From 1992 to 1994, Cepka and Karol Weisslechner organized the Summer School of Artistic Jewel in Kremnica for us. It was an exceptional time, full of creativity and dialogue that moved us forward in our work. Weisslechner, the young, enthusiastic colleague, complemented the quiet older teacher. When Cepka left the school, Weisslechner stepped in and respectfully followed in his mentor’s approach of perceiving author jewelry as a fully fledged, self-confident fine-art medium. He continues to bring up new generations of artists in this way.
Cepka did not work for a long time at our academy. However, he left behind an indelible imprint. We students used the word “master” when referring to him. And we were serious about that. We esteemed him highly. He was kind and he guided us in his special discreet manner. He also left us enough space to develop independently. I can still see him standing by the table in his favorite gray pullover, observing our work as we waited expectantly for a word from him. Upon hearing of Cepka’s passing, the gallerist Charon Kransen wrote: “… the passing of a giant …we all stand on his shoulders … he paved the way for many of us.”4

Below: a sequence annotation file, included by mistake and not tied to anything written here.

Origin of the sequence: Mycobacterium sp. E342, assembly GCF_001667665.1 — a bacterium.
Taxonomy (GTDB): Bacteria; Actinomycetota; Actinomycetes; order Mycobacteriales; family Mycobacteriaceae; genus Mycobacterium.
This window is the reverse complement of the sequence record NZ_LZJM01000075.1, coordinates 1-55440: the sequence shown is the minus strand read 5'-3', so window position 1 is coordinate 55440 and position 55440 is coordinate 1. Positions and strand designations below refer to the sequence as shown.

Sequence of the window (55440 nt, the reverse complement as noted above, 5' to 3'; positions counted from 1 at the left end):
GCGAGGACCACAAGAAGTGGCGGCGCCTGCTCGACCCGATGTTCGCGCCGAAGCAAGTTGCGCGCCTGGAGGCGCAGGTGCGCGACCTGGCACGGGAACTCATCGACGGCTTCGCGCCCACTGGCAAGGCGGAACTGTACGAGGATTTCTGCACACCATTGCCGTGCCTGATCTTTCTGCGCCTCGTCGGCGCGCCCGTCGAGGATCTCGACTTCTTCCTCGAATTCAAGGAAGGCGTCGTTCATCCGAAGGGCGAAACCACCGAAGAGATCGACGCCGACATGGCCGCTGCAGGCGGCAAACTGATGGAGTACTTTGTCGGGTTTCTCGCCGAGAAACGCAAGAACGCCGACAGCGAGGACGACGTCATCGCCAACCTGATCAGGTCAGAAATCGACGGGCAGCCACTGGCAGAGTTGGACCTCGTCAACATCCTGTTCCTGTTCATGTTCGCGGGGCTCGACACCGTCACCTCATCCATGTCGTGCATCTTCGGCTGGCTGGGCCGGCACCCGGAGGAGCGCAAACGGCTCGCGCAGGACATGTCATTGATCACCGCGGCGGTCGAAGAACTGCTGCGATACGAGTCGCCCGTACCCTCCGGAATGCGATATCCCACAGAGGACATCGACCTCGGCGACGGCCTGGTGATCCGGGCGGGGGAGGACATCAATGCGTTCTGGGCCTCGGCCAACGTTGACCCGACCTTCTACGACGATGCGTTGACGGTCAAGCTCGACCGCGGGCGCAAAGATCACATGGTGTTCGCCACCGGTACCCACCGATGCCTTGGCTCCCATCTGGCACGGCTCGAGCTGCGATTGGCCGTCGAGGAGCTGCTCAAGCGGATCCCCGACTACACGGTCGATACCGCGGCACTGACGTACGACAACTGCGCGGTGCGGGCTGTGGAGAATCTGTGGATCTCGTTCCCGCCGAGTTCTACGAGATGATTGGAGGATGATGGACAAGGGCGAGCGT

Anton Cepka did his work sincerely and with silent resolution. The world appreciated him for that, although such appreciation was never his goal. I will always hold dear the memories of the time I spent with him. I feel sorrow for his passing, but my overriding emotion is that of gratitude.
1 Alena Křížová, Anton Cepka—The Key Initiator, in Anton Cepka, Jewelry and Objects, German/English edition (Munich and Stuttgart: Die Neue Sammlung – The International Design Museum Munich and Arnoldsche Art Publishers, 2015) 14.
2 Viera Kleinová, Anton Cepka, Kinetický Šperk, Kinetic Jewelry, catalog (Bratislava: Slovak National Gallery, 2016) 13.
3 Katarína Bajcurová, Anton Cepka, catalog (Bratislava: Slovak National Gallery, 1996) 7.
4 Charon, Kransen, commenting under a @jana_machatova post on Instagram, December 31, 2022.